Multi-generational families now can explore more far-flung and less-touristy destinations by sea

By Eileen Ogintz
Tribune Content Agency
Taking the Kids

Maybe this is the year to go on a family cruise. Maybe it’s finally time that you gather the extended family for a multi-generational adventure, even if cruising is something you never thought you’d do.

That was the case of an Ohio grandmother who told me on a Regent Seven Seas cruise in Alaska that “never in a billion years,” did she think she would want to go on a cruise. Then life happened. Her husband died after a long illness, and she wanted to plan a trip with her five grandchildren before they grew up. Her two children suggested a cruise where there would be no stressful activities, a solicitous crew who couldn’t do more for you (no need to make a bed or prepare a meal!), and most important, the chance to share a wonderful new place together – whale watching, glacier calving, hiking and kayaking in spectacular environs – where the grandkids would learn something as well as have fun.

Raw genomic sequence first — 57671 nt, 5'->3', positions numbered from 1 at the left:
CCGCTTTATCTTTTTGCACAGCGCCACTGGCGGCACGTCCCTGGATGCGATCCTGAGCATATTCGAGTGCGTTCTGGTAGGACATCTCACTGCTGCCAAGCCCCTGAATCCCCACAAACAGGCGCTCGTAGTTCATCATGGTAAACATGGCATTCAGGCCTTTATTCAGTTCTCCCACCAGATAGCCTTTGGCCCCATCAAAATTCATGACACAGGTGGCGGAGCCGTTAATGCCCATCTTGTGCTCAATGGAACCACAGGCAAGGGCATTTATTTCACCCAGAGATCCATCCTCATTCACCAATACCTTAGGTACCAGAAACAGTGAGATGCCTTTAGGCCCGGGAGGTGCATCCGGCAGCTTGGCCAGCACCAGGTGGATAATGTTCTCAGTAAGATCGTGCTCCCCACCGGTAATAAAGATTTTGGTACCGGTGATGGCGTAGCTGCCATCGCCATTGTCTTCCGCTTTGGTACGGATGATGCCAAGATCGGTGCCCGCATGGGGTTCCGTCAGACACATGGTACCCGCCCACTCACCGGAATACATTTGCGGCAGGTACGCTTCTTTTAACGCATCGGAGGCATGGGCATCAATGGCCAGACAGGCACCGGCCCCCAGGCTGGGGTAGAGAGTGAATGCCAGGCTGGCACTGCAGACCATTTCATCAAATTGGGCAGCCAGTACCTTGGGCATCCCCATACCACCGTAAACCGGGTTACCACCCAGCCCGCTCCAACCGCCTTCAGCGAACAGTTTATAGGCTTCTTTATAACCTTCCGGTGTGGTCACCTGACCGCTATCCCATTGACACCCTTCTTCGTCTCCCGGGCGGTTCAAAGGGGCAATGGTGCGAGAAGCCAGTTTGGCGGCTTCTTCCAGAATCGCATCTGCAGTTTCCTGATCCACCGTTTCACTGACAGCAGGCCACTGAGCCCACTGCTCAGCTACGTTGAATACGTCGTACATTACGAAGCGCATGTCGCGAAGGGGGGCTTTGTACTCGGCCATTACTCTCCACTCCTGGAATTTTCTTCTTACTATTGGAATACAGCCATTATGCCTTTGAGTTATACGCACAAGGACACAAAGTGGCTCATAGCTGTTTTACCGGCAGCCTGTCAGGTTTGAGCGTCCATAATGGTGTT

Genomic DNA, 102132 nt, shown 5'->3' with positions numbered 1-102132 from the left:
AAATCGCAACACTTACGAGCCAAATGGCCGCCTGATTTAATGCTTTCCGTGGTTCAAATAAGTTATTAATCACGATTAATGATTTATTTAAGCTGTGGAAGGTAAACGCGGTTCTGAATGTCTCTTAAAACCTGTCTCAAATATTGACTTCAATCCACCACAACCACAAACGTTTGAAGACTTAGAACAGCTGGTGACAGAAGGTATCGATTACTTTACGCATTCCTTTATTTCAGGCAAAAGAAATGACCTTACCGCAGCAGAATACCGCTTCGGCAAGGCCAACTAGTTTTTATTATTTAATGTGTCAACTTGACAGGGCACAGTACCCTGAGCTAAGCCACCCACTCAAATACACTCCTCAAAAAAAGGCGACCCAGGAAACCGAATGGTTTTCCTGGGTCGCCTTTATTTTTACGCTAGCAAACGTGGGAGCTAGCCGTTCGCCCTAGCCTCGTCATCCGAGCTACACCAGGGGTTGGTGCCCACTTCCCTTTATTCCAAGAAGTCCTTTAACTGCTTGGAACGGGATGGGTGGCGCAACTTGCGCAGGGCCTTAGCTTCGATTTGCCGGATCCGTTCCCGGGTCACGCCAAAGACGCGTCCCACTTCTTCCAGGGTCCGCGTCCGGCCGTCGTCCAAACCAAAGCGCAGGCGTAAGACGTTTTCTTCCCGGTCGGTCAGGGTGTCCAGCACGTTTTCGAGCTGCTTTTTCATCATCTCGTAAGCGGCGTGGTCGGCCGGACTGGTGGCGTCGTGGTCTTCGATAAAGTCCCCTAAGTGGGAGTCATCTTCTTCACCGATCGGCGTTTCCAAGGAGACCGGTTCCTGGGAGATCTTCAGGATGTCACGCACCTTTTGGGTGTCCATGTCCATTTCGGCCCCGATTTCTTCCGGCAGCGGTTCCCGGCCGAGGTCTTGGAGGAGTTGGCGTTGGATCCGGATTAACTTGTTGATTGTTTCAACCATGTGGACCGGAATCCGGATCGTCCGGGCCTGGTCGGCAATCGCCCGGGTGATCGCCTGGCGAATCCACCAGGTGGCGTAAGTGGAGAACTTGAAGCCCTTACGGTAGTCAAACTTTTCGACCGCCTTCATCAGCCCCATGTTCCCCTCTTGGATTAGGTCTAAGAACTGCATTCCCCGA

A multi-gen cruise excursion

“I’m in heaven,” that grandmother told me, smiling. “My five grandchildren in one place and available to me.”

You might think luxury cruise lines like Regent Seven Seas wouldn’t appeal to families, but I met many multi-generational groups on that trip. Regent, the grandparents said, also appealed because it is all-inclusive so there were no surprise bills at the end.

For a quick review of cruise lines and what they are offering in 2024, check out the very recently updated Taking The Kids Family Cruise Guide.

I’ve also met multi-generational groups – typically three generations – on river cruises ( Adventures by Disney has a partnership with AMA Waterways while Uniworld and Croisi Europe host special family itineraries ), expedition cruises, even in Antarctica, Windstar sailing yachts and, of course, traditional cruise ships.

“We’ve seen a significant increase (in multi-generational bookings) post-Covid,” said Janet Bava, chief commercial officer for Windstar Cruises, with sailing yachts that carry just 148 to 342 passengers.

Happy big multi-generational family preparing luggage for travel
Happy big multi-generational family preparing luggage for travel

Colleen McDaniel, editor-in-chief of Cruise noted that with the introduction of new ships and itineraries, multi-generational families now can explore more far- flung and less- touristy destinations by sea, “something that was far more difficult – even impossible – before.”